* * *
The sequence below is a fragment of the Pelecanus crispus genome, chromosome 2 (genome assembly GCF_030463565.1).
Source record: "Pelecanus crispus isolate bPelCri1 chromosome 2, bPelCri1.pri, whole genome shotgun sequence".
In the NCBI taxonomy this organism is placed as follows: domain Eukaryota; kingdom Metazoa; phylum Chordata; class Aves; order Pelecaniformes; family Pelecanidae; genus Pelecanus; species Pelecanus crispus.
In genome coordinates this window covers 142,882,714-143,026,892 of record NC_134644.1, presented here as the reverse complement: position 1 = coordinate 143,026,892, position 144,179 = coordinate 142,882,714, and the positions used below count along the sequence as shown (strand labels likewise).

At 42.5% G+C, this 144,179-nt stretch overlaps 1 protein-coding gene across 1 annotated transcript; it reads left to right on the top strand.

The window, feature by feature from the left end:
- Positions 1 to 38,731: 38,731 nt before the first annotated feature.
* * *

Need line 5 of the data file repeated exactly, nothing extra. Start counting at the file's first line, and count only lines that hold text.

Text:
At 42.5% G+C, this 144,179-nt stretch overlaps 1 protein-coding gene across 1 annotated transcript; it reads left to right on the top strand.